|Home News Tribune Online 12/21/07
Rick Malwitz, Staff Writer
PISCATAWAY — A reward for working at the Children's
Transitional Residence can be quite simple.
"We had one boy, when he left he thanked his supervisor
for teaching him how to tie his shoes," recalled Joyce
Clark-Addison, the program director at the residential treatment
program, where the population of children, who range in
age from 5 to 10, is limited to eight.
At a Christmas party yesterday, six of seven young residents
here acted out scenes from " "Twas the Night Before
Christmas." They sang traditional Christmas songs and
had a surprise visit from Santa Claus, who, when asked by
one child where his reindeer were, said they were stranded
Each of the seven children was given two wrapped presents
by the visiting Santa, and they tore into them as children
"It is our hope that today they will feel like normal
kids," said Chris Kosseff, president of University
Behavioral HealthCare, a part of the UMDNJ which operates
the residence under contract from the state.
While the kids look quite normal ripping into Christmas
presents, their backgrounds are anything but normal.
"They have significant mental illnesses, and no one
competent to care for them," said Kosseff.
They have proven to be too difficult for their natural parents
or foster parents. They enter the program here with referrals
from inpatient hospital units in New Jersey.
"Often the parents are in drug treatment, or incarcerated,"
said Kosseff, who cannot be more specific about the children
and their stories.
The children singing for about 20 staff and visitors could
not be identified or photographed by outsiders, under strict
confidentiality guidelines established by the state Division
of Youth and Family Services. The staff was able to photograph
them posing with Santa.
After six of the children acted out parts of the famed Christmas
poem by Clement Moore — read with proper animation
by staff member Christine Lucyk — one of the six ran
from the room in tears. The seventh child simply watched
the goings on.
The boy in tears eventually returned in time to participate
in the finish of the "Twelve Days of Christmas."
Following "Jingle Bells," and "Rudolph the
Red-Nosed Reindeer," they sang "Santa Claus is
Coming to Town," and that song served as a cue for
Santa Claus who, as if by magic, suddenly appeared behind
sliding glass doors, loaded with gifts.
The one child who did not participate in the singing, and
the one briefly in tears, are the newest residents, explained
Dr. Elaine Herzog, a UBHC director. "The children are
usually overwhelmed when they get here. They haven't learned
to trust adults," she said.
The contract the UBHC has with the state permits children
to be in this setting for six months, and the task from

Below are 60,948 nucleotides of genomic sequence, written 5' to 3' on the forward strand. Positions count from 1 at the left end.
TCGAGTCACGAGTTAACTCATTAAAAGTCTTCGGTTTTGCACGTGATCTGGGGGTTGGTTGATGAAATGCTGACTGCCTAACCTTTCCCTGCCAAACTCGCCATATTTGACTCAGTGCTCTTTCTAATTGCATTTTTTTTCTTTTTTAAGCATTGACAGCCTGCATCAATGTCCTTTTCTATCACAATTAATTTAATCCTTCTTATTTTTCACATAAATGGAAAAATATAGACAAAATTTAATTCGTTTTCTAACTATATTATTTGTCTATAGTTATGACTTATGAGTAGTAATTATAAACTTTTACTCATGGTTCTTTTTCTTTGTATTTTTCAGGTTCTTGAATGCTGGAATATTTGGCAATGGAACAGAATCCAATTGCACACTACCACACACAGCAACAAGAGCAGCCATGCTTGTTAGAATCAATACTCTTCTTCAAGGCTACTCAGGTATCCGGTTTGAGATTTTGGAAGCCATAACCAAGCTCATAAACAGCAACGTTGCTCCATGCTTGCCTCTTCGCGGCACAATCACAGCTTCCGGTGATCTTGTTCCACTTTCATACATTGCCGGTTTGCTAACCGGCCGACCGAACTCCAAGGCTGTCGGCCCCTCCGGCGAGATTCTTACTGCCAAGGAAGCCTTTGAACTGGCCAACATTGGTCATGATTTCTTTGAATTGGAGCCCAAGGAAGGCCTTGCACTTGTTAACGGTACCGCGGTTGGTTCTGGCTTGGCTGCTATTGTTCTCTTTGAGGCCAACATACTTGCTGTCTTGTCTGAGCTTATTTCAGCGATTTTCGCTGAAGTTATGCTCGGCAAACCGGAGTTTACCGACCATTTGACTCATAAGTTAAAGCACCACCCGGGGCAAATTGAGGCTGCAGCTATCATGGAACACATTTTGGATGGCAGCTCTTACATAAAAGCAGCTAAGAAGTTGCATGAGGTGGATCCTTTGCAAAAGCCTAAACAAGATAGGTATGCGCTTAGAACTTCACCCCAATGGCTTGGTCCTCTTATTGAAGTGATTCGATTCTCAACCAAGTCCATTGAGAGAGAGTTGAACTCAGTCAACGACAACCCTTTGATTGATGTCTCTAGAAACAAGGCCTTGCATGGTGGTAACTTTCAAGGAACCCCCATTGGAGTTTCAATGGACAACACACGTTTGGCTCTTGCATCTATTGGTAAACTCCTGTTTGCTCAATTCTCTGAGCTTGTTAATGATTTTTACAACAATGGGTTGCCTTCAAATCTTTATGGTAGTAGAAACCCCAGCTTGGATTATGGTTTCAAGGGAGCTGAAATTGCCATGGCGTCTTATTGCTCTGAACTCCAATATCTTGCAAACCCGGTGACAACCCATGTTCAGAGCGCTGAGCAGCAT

day one is to prepare them to leave.
"We work on their discharge from the beginning,"
One indication of how vulnerable the children are when they
arrive is a common concern.
"They want to know what happens at night, what happens
when it's dark," said Clark-Addison.
Many of the children arrive having suffered from physical
and sexual abuse, she explained.
The children sleep on the first floor of the house on Hoes
Lane, opened in 1992 and built to resemble a somewhat typical
To allay the nighttime concerns, two staff members spend
the overnight period awake in a common area outside the
bedrooms, ready to deal with fears, nightmares and episodes
of bed wetting.
During the day, the children are taken to adjacent UMDNJ
facilities for their schooling.
Within the common area are bookshelves, with books for the
children to read or have read to them by a supervisor.
"We get children from homes where there are no books,
where no one has ever read them a bedtime story," said
"We emphasize one-on-one treatment, teaching them social
skills and helping them to begin trusting adults,"
Asked to explain the perks of his job, supervisor Charles-Omar
Sutton said: "You really get involved in their lives.
You heard what they said when I came into the room, "Mister
Omar, Mister Omar.' That's my reward."
Among the guests at the Christmas party was Dr. William
J. Owen Jr., the new president of UMDNJ, who was making
his first visit to the facility.
"There are two components of what we do at UMDNJ —
we're a school and we provide a service. We have both school
and service components here, and both are spectacular components,"
All potential staff members, said Clark-Addison, "come
here hoping to make a difference. But it's not for everyone.
It takes special people to stay."
Clark-Addison, who has been with UMDNJ for 23 years, appreciates
their youthful enthusiasm of the staff.
"Thank God for young people," she said.
She said she received her most meaningful reward when a
young man who had spent time here in the 1990s returned
to visit, after having joined the Marines.
"He came here to thank us for what we meant to him.
Without this place, he said he would never have been a Marine,"